Lis made an interesting comment this Christmas. She said, “You know, this really wasn’t a bad year.” This from a woman who was in the hospital for 30-plus days with cancer, away from her 5-month old son. This from a woman who, as she tells me this, still has a head full of peach fuzz thanks to the five rounds of chemotherapy she has gone through this year. This from a woman who has a titanium passport in her left arm and scars scattered around her body from the many needles and tubes that have been inserted into her. Not a bad year? C’mon!
And then I begin to think…maybe she’s right! Maybe, it hasn’t been that bad of a year. Sure she has leukemia (I say this like it’s no big deal) and has spent more days in the hospital then I or any other person can ever imagine spending, but a lot of good has come from this horrible experience, and for us to think that it’s been a good year has shown how far we’ve come and grown.
For some reason I always thought 2005 would be THE year for me. Maybe it’s because I’m 10-years removed from high school and should be on my way to growing up (I said on my way, not actually there). I don’t know, but in years past I had thought that 2005 would be my favorite year, my best year. I know it was silly of me to predict that and put that pressure on to 2005. Sorry year. I can tell you one thing, 2005 has become my most unforgettable year in my life.
By the way, why do we think things start over on January 1st anyway, just because the calendar tells us it does? Sorry, just something I was thinking about.
The year did start off well. Lis, Lukas, my brothers and I opened the year in Brazil. We had spent Christmas there and were now finishing off our two-week vacation. It was fun, my brothers and I had a good time and we were sad to leave Lis’ family. Lis spent two additional weeks with her family so that they could fall more in love with their new grandson/nephew, Lukas. Little did we know that those 14 nights we were apart would actually grow to a total of 72 we did not spend next to each other. We vowed to never again spend that many nights away from each other, little did we know that those 14 days would seem like hours compared to what was about to happen.
But let’s not jump ahead…Lis and Lukas returned from Brazil and Lis eventually returned to work. When she did return she had a continuously bloody nose which she thought may have been from the flight back from Brazil and seemed fatigued, which we blamed on her pregnancy and having to get up and down all night to deal with Lukas. I mean, wouldn’t you be thinking the same thing and not an early indication as to what was about to happen?
In February Josh and I went to Las Vegas for the Super Bowl and more importantly our good friend Dennis’ bachelor party. Josh’s folks were nice enough to let us use their frequent flyer miles so we could partake in Dennis’ party. Thank you Middleton’s! It was a two-night trip (tally it up…16 nights without Lis) but that was enough time for us to party. We drank a little too much the first day (the first time I’ve drank all day long) and well…what happens in Vegas, stays in Vegas. It was actually nice because Dennis hung out with me, Josh and a friend of his from Vegas that first night while the other eight or so guys that he worked with and sees all the time, did their own thing. Super Bowl Sunday we were wiped out and spent the day in the hotel room watching the game. I actually would’ve preferred the usual Hotel Johnson Super Bowl party, but it was still fun.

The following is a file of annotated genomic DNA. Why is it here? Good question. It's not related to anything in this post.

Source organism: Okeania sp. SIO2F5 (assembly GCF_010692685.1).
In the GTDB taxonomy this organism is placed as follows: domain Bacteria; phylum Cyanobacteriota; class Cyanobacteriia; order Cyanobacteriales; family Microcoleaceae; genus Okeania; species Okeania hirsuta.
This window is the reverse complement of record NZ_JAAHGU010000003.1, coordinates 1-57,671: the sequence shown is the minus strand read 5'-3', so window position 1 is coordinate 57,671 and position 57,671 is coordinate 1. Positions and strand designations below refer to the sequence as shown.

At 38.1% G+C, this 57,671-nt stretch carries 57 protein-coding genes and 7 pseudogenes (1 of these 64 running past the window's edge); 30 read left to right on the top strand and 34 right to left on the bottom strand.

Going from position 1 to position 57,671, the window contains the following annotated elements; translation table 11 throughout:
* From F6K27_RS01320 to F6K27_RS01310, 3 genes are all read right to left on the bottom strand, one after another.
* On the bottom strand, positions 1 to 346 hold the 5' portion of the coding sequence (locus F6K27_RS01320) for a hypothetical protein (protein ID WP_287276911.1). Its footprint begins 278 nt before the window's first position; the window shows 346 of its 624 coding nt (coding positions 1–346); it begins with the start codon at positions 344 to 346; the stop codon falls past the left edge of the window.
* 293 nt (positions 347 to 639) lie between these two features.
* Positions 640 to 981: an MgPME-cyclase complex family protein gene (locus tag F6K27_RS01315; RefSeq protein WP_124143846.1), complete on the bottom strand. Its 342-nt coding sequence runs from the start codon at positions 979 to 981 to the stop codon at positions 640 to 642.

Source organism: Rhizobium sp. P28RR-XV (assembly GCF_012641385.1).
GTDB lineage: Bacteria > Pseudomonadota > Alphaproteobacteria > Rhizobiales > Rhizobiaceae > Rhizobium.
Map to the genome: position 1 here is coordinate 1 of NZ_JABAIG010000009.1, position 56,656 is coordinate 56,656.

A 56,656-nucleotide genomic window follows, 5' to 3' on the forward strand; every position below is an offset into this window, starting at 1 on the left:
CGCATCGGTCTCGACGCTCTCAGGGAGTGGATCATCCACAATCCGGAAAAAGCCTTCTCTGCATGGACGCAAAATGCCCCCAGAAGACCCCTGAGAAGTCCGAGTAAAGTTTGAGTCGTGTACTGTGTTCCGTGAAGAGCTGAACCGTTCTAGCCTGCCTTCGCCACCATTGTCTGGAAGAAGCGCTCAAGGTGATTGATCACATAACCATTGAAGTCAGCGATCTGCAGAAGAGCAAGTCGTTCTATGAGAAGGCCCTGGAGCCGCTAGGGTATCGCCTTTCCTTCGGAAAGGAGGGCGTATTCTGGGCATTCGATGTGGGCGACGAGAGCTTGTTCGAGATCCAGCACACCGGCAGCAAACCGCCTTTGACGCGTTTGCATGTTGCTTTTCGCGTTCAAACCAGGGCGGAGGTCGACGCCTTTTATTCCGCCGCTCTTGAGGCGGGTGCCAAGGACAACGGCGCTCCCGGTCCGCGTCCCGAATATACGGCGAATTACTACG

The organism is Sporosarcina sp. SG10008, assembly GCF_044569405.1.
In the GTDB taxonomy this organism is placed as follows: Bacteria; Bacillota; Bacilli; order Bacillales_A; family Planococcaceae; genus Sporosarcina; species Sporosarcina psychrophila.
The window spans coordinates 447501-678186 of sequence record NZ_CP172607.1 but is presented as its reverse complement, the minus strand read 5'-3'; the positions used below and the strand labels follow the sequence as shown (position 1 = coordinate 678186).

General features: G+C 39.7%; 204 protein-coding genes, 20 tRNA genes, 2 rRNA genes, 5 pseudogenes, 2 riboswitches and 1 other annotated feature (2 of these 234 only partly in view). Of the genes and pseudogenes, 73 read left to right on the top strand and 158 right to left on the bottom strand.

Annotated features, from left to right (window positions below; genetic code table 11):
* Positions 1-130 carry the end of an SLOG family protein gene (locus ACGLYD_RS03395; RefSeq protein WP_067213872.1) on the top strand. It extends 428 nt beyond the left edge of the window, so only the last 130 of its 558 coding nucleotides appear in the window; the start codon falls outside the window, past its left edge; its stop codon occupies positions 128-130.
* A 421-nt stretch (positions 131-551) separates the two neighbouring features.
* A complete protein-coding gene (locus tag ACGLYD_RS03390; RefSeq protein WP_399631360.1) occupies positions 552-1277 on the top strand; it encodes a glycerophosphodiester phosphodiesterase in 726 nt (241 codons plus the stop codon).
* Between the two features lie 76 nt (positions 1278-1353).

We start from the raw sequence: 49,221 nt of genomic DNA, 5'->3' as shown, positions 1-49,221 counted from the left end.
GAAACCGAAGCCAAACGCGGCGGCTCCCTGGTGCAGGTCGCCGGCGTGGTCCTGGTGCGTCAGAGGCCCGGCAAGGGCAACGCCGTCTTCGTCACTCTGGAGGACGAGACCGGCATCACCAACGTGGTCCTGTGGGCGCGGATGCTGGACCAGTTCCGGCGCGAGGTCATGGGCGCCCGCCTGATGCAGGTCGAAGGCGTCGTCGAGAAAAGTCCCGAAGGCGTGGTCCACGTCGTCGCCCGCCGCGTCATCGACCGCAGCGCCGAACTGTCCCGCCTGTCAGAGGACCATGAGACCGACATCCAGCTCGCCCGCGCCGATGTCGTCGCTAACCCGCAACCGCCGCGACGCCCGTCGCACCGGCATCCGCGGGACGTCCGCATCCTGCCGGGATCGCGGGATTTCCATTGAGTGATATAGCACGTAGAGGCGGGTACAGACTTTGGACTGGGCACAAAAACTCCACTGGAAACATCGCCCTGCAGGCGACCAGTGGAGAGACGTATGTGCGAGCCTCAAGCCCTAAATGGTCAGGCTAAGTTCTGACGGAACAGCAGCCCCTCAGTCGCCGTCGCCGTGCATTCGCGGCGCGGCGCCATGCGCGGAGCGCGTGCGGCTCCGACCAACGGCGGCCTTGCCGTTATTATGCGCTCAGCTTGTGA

A week later Lis, Lukas and I went to Dennis and Allie’s wedding in San Diego. My parents and brothers drove the motor home down and picked us up at the airport. Our flight and been delayed a few hours and it wasn’t until about 2am that we arrived. The wedding was a short but sweet ceremony and the reception was fun. I was the Best Man and had to give a speech. It went over well, I was making people giggle, when all of a sudden the ol’ sensitive Johnson male gene went off and I began to cry. More people giggled. Actually they didn’t but still I felt kind of embarrassed for blowing it.
March my Uncle Jeff returned from duty in Iraq. He had joined the National Guard at the ripe age of 44 and they sent him to Baghdad a few months later. He was in one piece when he returned and we got to go to the ceremony which was touching. We saw him march in, he noticed us in the bleachers and he looked at Lukas and looked at me and gave me a little nod. I thought that was pretty neat.
Throughout March Lis and I had noticed bruises on her body. At first we didn’t know what they were from. She’d get them easily, like when Koby jumped up on her, or when she bumped herself on something. But then they started appearing more and more all over and in odd spots on her body, in the palm of her hand, on top of her hand, everywhere. I was wondering if I was beating her up in my sleep. I told her to go to the doctor’s but she (and I) kept putting it off. Then in late March small pin-point red dots appeared on her leg and then on the top of her foot. It was then, April 6th, that she called to make an appointment.
On the 7th of April we went to the doctor’s and he checked up on Lis. He was surprised to see this on her and was curious to what it was. In my mind I think he knew what it was but didn’t want to make any assumptions until after a blood test. We got the blood test and the nurse excused us. We returned home, I went to work and about an hour later the phone rang. Lis was on the phone and crying. The doctor wanted her to stop by the lab, get the blood work and go straight to the hospital, it may be cancerous. I just froze up, told her I’d be right there, grabbed my jacket and with a blank but scared look on my face, told the Boss Lady I had to go, it may be cancer. She told me to leave and I got in our car and drove straight home. On my way to the house I called my Mom and told her to come by and pick us up. I wasn’t okay to drive; I was tense, nervous, puzzled and upset. My Mom was going to meet Lis for lunch but instead ended up taking us to the hospital.